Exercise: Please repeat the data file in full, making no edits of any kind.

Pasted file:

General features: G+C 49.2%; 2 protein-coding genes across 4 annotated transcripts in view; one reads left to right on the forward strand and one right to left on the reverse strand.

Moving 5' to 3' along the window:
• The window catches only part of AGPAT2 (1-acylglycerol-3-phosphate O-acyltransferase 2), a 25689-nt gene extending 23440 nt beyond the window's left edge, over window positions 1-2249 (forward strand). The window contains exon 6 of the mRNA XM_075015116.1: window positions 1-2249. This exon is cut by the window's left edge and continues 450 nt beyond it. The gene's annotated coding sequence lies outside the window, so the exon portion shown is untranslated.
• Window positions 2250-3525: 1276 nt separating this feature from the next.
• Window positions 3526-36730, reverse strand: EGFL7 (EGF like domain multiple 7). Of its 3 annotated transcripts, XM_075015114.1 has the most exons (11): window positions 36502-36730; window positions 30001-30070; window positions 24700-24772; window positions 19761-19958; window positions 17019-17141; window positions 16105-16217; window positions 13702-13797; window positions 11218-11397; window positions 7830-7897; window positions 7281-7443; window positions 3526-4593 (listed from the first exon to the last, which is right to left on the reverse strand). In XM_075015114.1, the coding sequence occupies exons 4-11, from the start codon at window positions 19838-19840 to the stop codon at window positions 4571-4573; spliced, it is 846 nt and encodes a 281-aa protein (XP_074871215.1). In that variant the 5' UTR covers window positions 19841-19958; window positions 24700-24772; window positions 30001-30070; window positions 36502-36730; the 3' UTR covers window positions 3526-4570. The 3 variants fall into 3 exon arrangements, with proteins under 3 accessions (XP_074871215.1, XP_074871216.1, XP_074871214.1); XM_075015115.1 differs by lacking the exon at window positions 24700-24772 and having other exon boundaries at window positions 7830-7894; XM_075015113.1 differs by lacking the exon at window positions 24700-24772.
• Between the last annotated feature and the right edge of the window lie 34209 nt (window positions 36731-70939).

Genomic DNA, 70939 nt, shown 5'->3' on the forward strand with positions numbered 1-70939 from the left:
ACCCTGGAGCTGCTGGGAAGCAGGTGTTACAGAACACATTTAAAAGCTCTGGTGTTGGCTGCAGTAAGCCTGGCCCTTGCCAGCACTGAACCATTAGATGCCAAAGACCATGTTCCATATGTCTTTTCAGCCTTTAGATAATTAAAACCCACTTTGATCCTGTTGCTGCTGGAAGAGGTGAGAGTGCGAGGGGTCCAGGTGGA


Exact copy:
General features: G+C 49.2%; 2 protein-coding genes across 4 annotated transcripts in view; one reads left to right on the forward strand and one right to left on the reverse strand.

Moving 5' to 3' along the window:
• The window catches only part of AGPAT2 (1-acylglycerol-3-phosphate O-acyltransferase 2), a 25689-nt gene extending 23440 nt beyond the window's left edge, over window positions 1-2249 (forward strand). The window contains exon 6 of the mRNA XM_075015116.1: window positions 1-2249. This exon is cut by the window's left edge and continues 450 nt beyond it. The gene's annotated coding sequence lies outside the window, so the exon portion shown is untranslated.
• Window positions 2250-3525: 1276 nt separating this feature from the next.
• Window positions 3526-36730, reverse strand: EGFL7 (EGF like domain multiple 7). Of its 3 annotated transcripts, XM_075015114.1 has the most exons (11): window positions 36502-36730; window positions 30001-30070; window positions 24700-24772; window positions 19761-19958; window positions 17019-17141; window positions 16105-16217; window positions 13702-13797; window positions 11218-11397; window positions 7830-7897; window positions 7281-7443; window positions 3526-4593 (listed from the first exon to the last, which is right to left on the reverse strand). In XM_075015114.1, the coding sequence occupies exons 4-11, from the start codon at window positions 19838-19840 to the stop codon at window positions 4571-4573; spliced, it is 846 nt and encodes a 281-aa protein (XP_074871215.1). In that variant the 5' UTR covers window positions 19841-19958; window positions 24700-24772; window positions 30001-30070; window positions 36502-36730; the 3' UTR covers window positions 3526-4570. The 3 variants fall into 3 exon arrangements, with proteins under 3 accessions (XP_074871215.1, XP_074871216.1, XP_074871214.1); XM_075015115.1 differs by lacking the exon at window positions 24700-24772 and having other exon boundaries at window positions 7830-7894; XM_075015113.1 differs by lacking the exon at window positions 24700-24772.
• Between the last annotated feature and the right edge of the window lie 34209 nt (window positions 36731-70939).

Genomic DNA, 70939 nt, shown 5'->3' on the forward strand with positions numbered 1-70939 from the left:
ACCCTGGAGCTGCTGGGAAGCAGGTGTTACAGAACACATTTAAAAGCTCTGGTGTTGGCTGCAGTAAGCCTGGCCCTTGCCAGCACTGAACCATTAGATGCCAAAGACCATGTTCCATATGTCTTTTCAGCCTTTAGATAATTAAAACCCACTTTGATCCTGTTGCTGCTGGAAGAGGTGAGAGTGCGAGGGGTCCAGGTGGA